First I would observe that their instruments were nearly all wind instruments, which they played or sounded with both mouth and nose, having, however, separate instruments for each service. Of these, fortunately, we have a few accurately drawn and described by their first European visitors; also a few deposited in museums at home. Yet, while the proper names of several of them still remain (though some are for ever lost) an accurate description of all of them is not now to be obtained from the Maoris. I myself, in all my researches during a lengthened residence, have seen but a few—a poor remnant! They were all made of wood, bone, or shell, and may be conveniently classed under three familiar names: (1) trumpets, (2) flutes, and (3) whistles.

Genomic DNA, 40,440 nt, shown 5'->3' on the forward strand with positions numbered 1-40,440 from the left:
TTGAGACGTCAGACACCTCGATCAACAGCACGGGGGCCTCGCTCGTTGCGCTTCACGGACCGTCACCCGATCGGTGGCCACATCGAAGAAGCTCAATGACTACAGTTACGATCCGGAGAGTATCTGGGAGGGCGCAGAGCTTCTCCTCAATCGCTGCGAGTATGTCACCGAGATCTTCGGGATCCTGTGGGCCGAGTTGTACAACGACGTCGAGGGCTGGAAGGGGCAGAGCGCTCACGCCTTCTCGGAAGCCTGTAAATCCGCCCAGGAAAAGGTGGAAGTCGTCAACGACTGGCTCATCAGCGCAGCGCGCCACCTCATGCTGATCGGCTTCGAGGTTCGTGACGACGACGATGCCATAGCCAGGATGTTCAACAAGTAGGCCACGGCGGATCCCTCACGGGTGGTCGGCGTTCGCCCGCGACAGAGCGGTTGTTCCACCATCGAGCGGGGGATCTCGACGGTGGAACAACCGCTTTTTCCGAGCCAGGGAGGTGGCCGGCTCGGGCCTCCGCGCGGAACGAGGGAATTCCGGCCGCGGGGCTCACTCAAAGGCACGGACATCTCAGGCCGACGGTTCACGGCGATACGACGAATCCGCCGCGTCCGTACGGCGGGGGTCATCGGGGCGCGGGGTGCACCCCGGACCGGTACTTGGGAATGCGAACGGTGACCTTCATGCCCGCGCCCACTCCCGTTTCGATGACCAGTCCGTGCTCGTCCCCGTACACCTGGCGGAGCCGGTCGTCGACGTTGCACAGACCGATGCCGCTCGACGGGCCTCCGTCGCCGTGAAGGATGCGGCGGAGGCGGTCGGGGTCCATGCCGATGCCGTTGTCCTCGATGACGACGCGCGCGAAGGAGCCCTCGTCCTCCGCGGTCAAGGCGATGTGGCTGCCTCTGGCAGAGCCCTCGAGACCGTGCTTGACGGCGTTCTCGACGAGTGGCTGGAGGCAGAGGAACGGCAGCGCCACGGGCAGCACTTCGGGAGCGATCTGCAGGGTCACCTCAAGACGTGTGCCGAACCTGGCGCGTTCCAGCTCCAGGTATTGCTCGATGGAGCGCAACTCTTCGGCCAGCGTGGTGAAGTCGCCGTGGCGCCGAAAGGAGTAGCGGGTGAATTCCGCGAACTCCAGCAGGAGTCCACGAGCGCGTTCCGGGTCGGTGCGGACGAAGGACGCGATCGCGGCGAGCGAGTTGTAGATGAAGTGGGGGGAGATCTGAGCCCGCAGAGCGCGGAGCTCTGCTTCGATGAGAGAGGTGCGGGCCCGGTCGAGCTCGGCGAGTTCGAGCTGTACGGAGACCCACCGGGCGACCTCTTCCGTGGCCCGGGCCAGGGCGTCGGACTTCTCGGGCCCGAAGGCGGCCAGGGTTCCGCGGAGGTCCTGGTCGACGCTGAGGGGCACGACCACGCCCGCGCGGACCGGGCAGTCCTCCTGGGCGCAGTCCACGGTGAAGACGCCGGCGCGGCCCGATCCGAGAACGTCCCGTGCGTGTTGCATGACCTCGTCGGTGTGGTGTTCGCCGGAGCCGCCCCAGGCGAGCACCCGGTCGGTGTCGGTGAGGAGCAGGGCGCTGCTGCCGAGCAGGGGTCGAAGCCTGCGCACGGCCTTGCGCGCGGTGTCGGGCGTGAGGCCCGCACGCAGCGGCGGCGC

(1.) The trumpets were made of wood or shell; for this latter purpose the shell of the large Triton (T. australis) was used, its apex was neatly cut off, its mouth scraped, and the whole shell polished, and a mouth-piece of hard wood, suitably hollowed and carved, was ingeniously and firmly fixed [79] on. Here I must notice a most curious plan which the old Maoris seem to have had for increasing, or altering, the power of the sound of their conch shell. An ancient trumpet of this kind (formerly belonging to the old patriotic chief of Table Cape, Ihaka Whanga, but now the property of Mr. Samuel Locke, of Napier,) has a thin piece of dark hard wood, of a broadly elliptic form, and measuring 5 × 3 inches, most dexterously fitted in to fill up a hole in the upper part of the body or large whorl of the shell; which piece of wood is also curved, and ribbed, or scraped to resemble and closely match the transverse ridges of the shell; and additionally carved, of course, with one of their national devices; besides being ornamented with strips of birds’ skin and feathers;—the plumage of the kaakaapo or ground parrot, (Strigops habroptilus). At first I had supposed that the said shell, having been somehow broken, had been repaired by having this piece of wood set in; but on further examination, and also comparing it with the figure of a similar New Zealand shell trumpet in Cook’s Voyages (Second Voyage, Vol. I., plate 19,) which has, apparently, a precisely similar piece of dark wood let into it! I have concluded as above, that, in both instances, such was done purposely. The old Maoris informed Mr. Locke that only one sort of wood was used by them for such purposes, it being very sonorous, viz. kaiwhiria (also, koporokaiwhiri, and porokaiwhiri)=Hedycarya dentata. Of this wood they anciently made their best loud-sounding drums, or gongs (pahu), which were suspended in their principal forts. They also manufactured several other musical instruments from this wood, for the producing of delicate sounds to accompany their singing; some of which processes being highly curious (and all but wholly lost) may be here briefly described.—1. Two small smooth sticks, each about 18 inches long, were made, one of them was held in the mouth, while the other was used to strike that one at the end; the performer at the same time humming the tune. 2. Another manner of musical performance was by two persons standing about 4 feet apart, each holding a prepared rod of kaiwhiria wood, of the length and size of a walking-stick; these sticks were thrown to and fro alternately, and gently and dexterously caught, but so that they should while passing in the air touch each other, and give out the exact note required; the two performers at the same time chaunting their song. Might this wood not be advantageously used for stethoscopes, etc., etc. Their wooden trumpets were also very peculiar, made of pieces of hard wood, scraped and hollowed and jointed, and very compactly put together, after a highly curious fashion, so that the joinings are scarcely seen! Some long ones have a large hole in the middle of the instrument, whence the sound issued, which was there modified by the hand; and others, four feet in length, have a singular (if not unique) central piece, larynx, or diaphragm, [80] set a long way (12–14 inches) within its mouth,—the sound of this kind was emitted from its larger aperture at the big dilated end;608 to me, this instrument seems a really wonderful work and contrivance! The noise they made with some of their trumpets was very loud and powerful, and must, I think, be justly termed discordant, if not absolutely hideous, to an European ear; yet by their different sounds their several chiefs in travelling were known. And not only so, for those loud-sounding instruments were also used as speaking-trumpets to carry words to a distance.609